This study was performed at a single institution as a chart review of thirty consecutive colorectal surgery patients having their primary incisions closed with absorbable subcuticular staples (INSORB®, Incisive Surgical, Inc., Plymouth, MN) (Figure 1.) and dressed with the silver nylon dressing (SILVERLON®, Cura Surgical, Geneva, IL) (Figure 2.). Surgeries were all performed by the author at a single institution during about a six week period (January – February 2013). Patients with incisions of 3cm or longer were included and incisions ranged from approximately 4 cm to 18cm in length depending on the procedure.
Patients in both groups were excluded if they had presented in septic shock or retention sutures were utilized based on surgical judgment. All participants received our standard perioperative antibiotic protocol, including administration 30-60 minutes before surgery and discontinuation within 24 hours. The test subject wound closure procedures were unchanged from the subjects of retrospective SSI rate with the exceptions of the skin closure with INSORB subcuticular absorbable staples instead of percutaneous metal staples, and a SILVERON dressing applied in place of a dry sterile gauze dressing. The SILVERON dressing was hydrated and applied at surgery and hydration was maintained through the hospital stay. The dressing was replaced at the time of discharge and then removed and discontinued at the 7-10 day follow-up examination.
Patients in this study and the subjects of the prior overall SSI rate were all treated by the same surgeon at one institution and followed according to the same infection surveillance routine. Metal staples in the prior group were removed between day 7 and 10 in all patients unless there were signs of an active wound infection. Patients were observed for infection throughout the hospital stay by a physician member of the surgical team and examined for infection at their follow-up visit, then surveyed for events in the period until 30 days after the surgical procedure. The infection identification and the follow-up period were in accordance with the Centers for Disease Control and National Health Safety Network criteria and definitions for SSI Infection Surveillance .
Thirty consecutive patients are described in Table 1 and are comparable to patients treated previously without absorbable staples and a silver dressing. Results are from the period of 30 days after hospital discharge and there were no surgical site infections reported. This absence of SSI in patients treated with the combination of INSORB staples and SILVERON dressing compares to a retrospective 9% incidence of SSI in patients treated with percutaneous metal skin staples and dry gauze dressings.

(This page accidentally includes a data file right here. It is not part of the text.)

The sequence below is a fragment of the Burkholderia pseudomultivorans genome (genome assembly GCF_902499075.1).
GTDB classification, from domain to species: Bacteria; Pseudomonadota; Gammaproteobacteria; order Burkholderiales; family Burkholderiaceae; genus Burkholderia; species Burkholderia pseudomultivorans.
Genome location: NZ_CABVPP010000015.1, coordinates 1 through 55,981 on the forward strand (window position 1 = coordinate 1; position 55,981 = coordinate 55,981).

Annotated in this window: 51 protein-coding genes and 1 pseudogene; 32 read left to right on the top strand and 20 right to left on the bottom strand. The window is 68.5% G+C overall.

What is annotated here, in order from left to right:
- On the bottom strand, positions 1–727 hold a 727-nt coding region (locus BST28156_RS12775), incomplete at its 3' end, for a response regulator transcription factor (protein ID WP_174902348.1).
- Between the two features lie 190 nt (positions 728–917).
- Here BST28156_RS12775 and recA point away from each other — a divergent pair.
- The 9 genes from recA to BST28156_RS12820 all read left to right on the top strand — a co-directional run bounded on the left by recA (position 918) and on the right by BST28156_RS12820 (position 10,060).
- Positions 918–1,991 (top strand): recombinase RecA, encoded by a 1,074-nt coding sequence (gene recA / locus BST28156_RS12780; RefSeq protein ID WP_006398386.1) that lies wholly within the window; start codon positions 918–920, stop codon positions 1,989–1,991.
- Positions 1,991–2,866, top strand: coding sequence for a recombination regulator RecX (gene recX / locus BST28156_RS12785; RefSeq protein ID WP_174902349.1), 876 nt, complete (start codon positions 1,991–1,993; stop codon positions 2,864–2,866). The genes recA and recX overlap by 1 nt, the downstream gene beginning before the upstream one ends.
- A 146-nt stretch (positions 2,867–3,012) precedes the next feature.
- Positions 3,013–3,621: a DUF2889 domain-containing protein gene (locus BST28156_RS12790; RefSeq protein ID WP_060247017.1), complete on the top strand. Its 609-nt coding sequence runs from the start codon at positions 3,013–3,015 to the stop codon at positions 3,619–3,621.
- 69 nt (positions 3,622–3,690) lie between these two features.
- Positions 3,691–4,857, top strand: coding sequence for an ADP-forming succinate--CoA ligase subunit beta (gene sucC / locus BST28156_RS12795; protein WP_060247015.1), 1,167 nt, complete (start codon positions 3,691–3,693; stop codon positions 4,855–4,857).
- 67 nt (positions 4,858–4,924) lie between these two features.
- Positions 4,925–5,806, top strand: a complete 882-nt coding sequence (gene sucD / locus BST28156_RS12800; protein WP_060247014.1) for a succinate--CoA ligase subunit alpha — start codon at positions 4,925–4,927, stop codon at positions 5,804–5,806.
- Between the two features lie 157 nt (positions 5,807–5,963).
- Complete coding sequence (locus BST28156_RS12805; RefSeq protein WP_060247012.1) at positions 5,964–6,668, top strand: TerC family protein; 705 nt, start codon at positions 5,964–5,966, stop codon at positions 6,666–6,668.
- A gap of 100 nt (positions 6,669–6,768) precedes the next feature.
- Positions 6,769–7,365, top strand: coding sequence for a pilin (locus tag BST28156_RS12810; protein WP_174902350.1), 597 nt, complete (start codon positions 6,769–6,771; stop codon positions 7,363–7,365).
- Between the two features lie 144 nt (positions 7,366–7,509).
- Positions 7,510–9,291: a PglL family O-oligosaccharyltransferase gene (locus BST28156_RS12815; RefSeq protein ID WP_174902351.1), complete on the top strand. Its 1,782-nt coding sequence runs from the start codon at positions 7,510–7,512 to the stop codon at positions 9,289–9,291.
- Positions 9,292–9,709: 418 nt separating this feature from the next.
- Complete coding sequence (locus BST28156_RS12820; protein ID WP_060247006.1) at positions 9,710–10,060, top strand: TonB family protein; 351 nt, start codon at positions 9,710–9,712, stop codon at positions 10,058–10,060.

These innovative modalities of absorbable staples and the silver nylon dressing have each been shown to influence a reduction in the incidence of surgical site infection, and each by different means. The dressing introduces effective antimicrobial silver to the wound by transdermal diffusion [6,7]. The absorbable staples are a rapid and secure means of wound closure that is comfortable, and appears to be minimally traumatic with very little erythema or swelling. Patients were uniformly pleased with the comfort and appearance of their incisions. The absence of wound infection in these patients with the combination of INSORB staples and SILVERON dressing is understandable when considering the pathogenesis of SSI and the reported reduction of infections with INSORB in studies comparing it to conventional modalities in contaminated wounds [8,9].
Efforts to reduce SSI that address exogenous contamination and modifiable patient risk factors have been successful to a limited degree and yet meaningful rates of SSI persist, especially where wound contamination is likely. Most pathogens leading to SSI are commonly gram-positive cocci present from the patient’s own endogenous flora, and the higher the burden of contamination, the greater the risk of infection [10,11]. A given level of contamination such as <105 microorganisms in the presence of the antimicrobial prophylaxis may not cause a SSI, whereas those same or much lower levels of contamination would likely cause SSI in the presence other known risk factors: prosthetic implants, suture and foreign bodies, injured or compromised tissue, and debris and necrotic tissue . Piñeros-Fernandez, et al [9,12] evaluated contaminated wounds in a porcine model closed with metal staples, continuous braided absorbable suture, and subcuticular absorbable staples. An equal number of wounds were contaminated with 104 and 105 colony-forming units of S. Aureus/0.05 mL. Wounds were each isolated with a barrier dressing and evaluated after 7 days without antimicrobial treatment. The statistically significant results demonstrated that the INSORB subcuticular staples had the lowest incidence of infection (33%); followed by percutaneous metal staples (44%), and all braided absorbable (polyglactin 910) suture (100%) were infected. A similar subsequent study by the same researchers  included a comparison of continuous monofilament absorbable (poligleccaprone) suture and braided absorbable suture and showed a high rate of infection for both continuous sutures regardless of the biomaterial and structure, 89% and 100% infected, respectively.